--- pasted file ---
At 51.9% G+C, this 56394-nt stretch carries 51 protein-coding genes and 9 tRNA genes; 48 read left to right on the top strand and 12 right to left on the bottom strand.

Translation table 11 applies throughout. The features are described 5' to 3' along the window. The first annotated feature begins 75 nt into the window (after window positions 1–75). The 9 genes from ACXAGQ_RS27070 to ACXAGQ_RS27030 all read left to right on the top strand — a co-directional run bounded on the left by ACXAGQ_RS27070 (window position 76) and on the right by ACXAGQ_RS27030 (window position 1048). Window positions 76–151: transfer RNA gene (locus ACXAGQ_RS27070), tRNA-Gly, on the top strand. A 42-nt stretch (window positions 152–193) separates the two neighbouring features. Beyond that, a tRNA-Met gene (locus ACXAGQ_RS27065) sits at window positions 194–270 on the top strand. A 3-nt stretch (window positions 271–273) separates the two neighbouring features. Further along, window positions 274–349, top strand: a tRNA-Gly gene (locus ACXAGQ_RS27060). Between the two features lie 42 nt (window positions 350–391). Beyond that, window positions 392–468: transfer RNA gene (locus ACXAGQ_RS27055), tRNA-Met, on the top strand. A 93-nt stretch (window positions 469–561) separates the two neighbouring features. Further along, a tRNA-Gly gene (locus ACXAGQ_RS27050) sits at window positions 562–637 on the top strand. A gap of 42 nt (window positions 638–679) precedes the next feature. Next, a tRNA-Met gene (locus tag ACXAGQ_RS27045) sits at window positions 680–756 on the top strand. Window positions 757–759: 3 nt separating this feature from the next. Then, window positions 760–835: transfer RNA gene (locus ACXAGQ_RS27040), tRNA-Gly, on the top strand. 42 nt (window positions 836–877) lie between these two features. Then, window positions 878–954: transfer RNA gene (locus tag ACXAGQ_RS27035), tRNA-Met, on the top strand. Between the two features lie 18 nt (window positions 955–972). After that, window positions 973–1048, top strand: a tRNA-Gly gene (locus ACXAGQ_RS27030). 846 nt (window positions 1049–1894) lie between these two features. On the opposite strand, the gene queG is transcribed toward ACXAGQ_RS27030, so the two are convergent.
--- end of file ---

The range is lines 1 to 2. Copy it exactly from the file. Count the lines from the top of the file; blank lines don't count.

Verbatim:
At 51.9% G+C, this 56394-nt stretch carries 51 protein-coding genes and 9 tRNA genes; 48 read left to right on the top strand and 12 right to left on the bottom strand.

Translation table 11 applies throughout. The features are described 5' to 3' along the window. The first annotated feature begins 75 nt into the window (after window positions 1–75). The 9 genes from ACXAGQ_RS27070 to ACXAGQ_RS27030 all read left to right on the top strand — a co-directional run bounded on the left by ACXAGQ_RS27070 (window position 76) and on the right by ACXAGQ_RS27030 (window position 1048). Window positions 76–151: transfer RNA gene (locus ACXAGQ_RS27070), tRNA-Gly, on the top strand. A 42-nt stretch (window positions 152–193) separates the two neighbouring features. Beyond that, a tRNA-Met gene (locus ACXAGQ_RS27065) sits at window positions 194–270 on the top strand. A 3-nt stretch (window positions 271–273) separates the two neighbouring features. Further along, window positions 274–349, top strand: a tRNA-Gly gene (locus ACXAGQ_RS27060). Between the two features lie 42 nt (window positions 350–391). Beyond that, window positions 392–468: transfer RNA gene (locus ACXAGQ_RS27055), tRNA-Met, on the top strand. A 93-nt stretch (window positions 469–561) separates the two neighbouring features. Further along, a tRNA-Gly gene (locus ACXAGQ_RS27050) sits at window positions 562–637 on the top strand. A gap of 42 nt (window positions 638–679) precedes the next feature. Next, a tRNA-Met gene (locus tag ACXAGQ_RS27045) sits at window positions 680–756 on the top strand. Window positions 757–759: 3 nt separating this feature from the next. Then, window positions 760–835: transfer RNA gene (locus ACXAGQ_RS27040), tRNA-Gly, on the top strand. 42 nt (window positions 836–877) lie between these two features. Then, window positions 878–954: transfer RNA gene (locus tag ACXAGQ_RS27035), tRNA-Met, on the top strand. Between the two features lie 18 nt (window positions 955–972). After that, window positions 973–1048, top strand: a tRNA-Gly gene (locus ACXAGQ_RS27030). 846 nt (window positions 1049–1894) lie between these two features. On the opposite strand, the gene queG is transcribed toward ACXAGQ_RS27030, so the two are convergent.